Knowledge for better food systems

Showing results for: Vegetarianism/veganism

Image: Shpernik088, Vegan burger, Wikimedia Commons, Creative Commons Attribution-Share Alike 4.0 International
24 April 2019

The European parliament’s agriculture committee has approved a ban on using words such as ‘burger’, ‘sausage’, ‘steak’ or ‘escalope’ to name vegetarian food products. The proposal will not become law unless approved by the full parliament, which will not vote on the issue until after May 2019’s elections.

24 April 2019

According to the BMJ (British Medical Journal), the World Health Organisation pulled out of sponsoring a launch event for the EAT-Lancet report on healthy and sustainable diets after Gian Lorenzo Cornado, Italy’s ambassador to the United Nations, questioned the health and economic impacts of the report’s largely plant-based diet recommendations.

17 April 2019

This podcast from the Table Talk series by events platform Food Matters Live explores what “clean label” means and investigates the rise of plant-based foods.

16 April 2019

14% of Brits are “flexitarians”, i.e. they have a mixed diet that is mainly based on vegetarian foods but they occasionally eat meat, according to this white paper from the UK-based market research firm YouGov. Flexitarianism is more common among young women than other demographic groups and more common in inner London than other geographic regions.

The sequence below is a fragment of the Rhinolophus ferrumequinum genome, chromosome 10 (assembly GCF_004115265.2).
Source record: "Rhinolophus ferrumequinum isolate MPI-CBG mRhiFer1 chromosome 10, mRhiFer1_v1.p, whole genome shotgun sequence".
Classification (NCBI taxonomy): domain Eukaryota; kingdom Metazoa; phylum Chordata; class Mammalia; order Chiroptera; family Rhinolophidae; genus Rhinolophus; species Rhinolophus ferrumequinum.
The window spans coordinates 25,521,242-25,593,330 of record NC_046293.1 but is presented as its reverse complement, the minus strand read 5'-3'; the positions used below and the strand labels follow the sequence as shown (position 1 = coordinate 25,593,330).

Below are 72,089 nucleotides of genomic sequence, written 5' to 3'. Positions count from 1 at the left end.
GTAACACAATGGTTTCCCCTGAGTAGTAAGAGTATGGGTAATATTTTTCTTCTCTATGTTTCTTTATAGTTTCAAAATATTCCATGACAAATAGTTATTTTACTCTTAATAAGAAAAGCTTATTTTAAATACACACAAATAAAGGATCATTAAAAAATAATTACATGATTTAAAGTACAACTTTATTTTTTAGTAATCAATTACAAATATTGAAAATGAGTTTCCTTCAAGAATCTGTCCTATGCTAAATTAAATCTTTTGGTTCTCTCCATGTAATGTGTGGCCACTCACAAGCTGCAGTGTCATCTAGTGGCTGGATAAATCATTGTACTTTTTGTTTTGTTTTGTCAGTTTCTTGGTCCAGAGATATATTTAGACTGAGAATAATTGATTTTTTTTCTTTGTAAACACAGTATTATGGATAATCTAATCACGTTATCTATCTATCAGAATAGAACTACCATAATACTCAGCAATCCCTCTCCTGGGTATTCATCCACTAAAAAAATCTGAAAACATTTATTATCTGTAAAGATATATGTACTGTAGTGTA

11 February 2019

The World Resources Institute has published its early findings on research into language that appeals to British and US consumers when describing plant-based foods.

Image: Pengo, Mealworms. Displayed as if for human consumption in an exhibit at an aquarium, Wikimedia Commons, Creative Commons Attribution-Share Alike 3.0 Unported
4 February 2019

This paper explores attitudes towards eating insects, based on a online survey of Finnish consumers. It finds that both vegetarians and omnivores are more likely than vegans to consider eating food made from insects.

29 January 2019

FCRN member Annette Burgard has created the app More Than Carrots, which has rated 1500 London restaurants according to their number and variety of vegan and vegetarian options.

15 January 2019

The latest issue of The Land magazine, of which FCRN member Simon Fairlie is an editor, has a 40-page section on meat-eating and veganism, with about 20 articles and short features representing a variety of viewpoints.

Image: Marco Verch, White bowl filled with black beans, Flickr, Creative Commons Attribution 2.0 Generic
3 December 2018

FCRN member Helen Harwatt outlines a three-step strategy for shifting from animal to plant proteins as part of climate change mitigation strategies, arguing that not acting on livestock emissions would require unrealistically ambitious emissions cuts in other sectors.

12 November 2018

In the book The End of Animal Farming, author Jacy Reese examines the social forces, technologies and activism that he argues will lead to the end of animal agriculture.

6 November 2018

13% of the UK population is now vegetarian or vegan, while a further 21% identify as “flexitarian”, according to the 2018-19 edition of the Food and Drink Report by supermarket chain Waitrose & Partners. Among other food trends, the report also discusses plastic packaging, claiming that 88% of survey participants who had watched the final episode of the wildlife documentary Blue Planet II have changed how they use plastic.